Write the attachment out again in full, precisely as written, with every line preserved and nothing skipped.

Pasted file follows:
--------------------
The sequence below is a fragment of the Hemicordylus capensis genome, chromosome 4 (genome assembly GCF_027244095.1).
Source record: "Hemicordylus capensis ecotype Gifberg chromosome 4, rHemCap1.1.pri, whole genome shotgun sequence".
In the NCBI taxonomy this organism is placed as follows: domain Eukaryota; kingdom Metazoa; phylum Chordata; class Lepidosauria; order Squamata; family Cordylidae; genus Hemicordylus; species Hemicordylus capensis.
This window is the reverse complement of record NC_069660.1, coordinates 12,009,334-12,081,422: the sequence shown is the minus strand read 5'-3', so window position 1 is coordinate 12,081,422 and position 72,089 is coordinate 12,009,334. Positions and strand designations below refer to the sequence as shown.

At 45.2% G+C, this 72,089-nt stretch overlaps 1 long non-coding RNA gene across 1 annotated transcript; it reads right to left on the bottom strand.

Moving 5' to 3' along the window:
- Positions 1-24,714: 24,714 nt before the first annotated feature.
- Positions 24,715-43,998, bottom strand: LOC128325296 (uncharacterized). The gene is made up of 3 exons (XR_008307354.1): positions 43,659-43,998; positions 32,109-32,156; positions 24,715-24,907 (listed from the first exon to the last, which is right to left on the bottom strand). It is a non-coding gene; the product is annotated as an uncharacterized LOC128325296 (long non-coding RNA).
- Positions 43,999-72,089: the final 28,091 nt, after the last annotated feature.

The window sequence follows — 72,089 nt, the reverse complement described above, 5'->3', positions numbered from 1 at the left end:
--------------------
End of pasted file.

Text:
The sequence below is a fragment of the Hemicordylus capensis genome, chromosome 4 (genome assembly GCF_027244095.1).
Source record: "Hemicordylus capensis ecotype Gifberg chromosome 4, rHemCap1.1.pri, whole genome shotgun sequence".
In the NCBI taxonomy this organism is placed as follows: domain Eukaryota; kingdom Metazoa; phylum Chordata; class Lepidosauria; order Squamata; family Cordylidae; genus Hemicordylus; species Hemicordylus capensis.
This window is the reverse complement of record NC_069660.1, coordinates 12,009,334-12,081,422: the sequence shown is the minus strand read 5'-3', so window position 1 is coordinate 12,081,422 and position 72,089 is coordinate 12,009,334. Positions and strand designations below refer to the sequence as shown.

At 45.2% G+C, this 72,089-nt stretch overlaps 1 long non-coding RNA gene across 1 annotated transcript; it reads right to left on the bottom strand.

Moving 5' to 3' along the window:
- Positions 1-24,714: 24,714 nt before the first annotated feature.
- Positions 24,715-43,998, bottom strand: LOC128325296 (uncharacterized). The gene is made up of 3 exons (XR_008307354.1): positions 43,659-43,998; positions 32,109-32,156; positions 24,715-24,907 (listed from the first exon to the last, which is right to left on the bottom strand). It is a non-coding gene; the product is annotated as an uncharacterized LOC128325296 (long non-coding RNA).
- Positions 43,999-72,089: the final 28,091 nt, after the last annotated feature.

The window sequence follows — 72,089 nt, the reverse complement described above, 5'->3', positions numbered from 1 at the left end: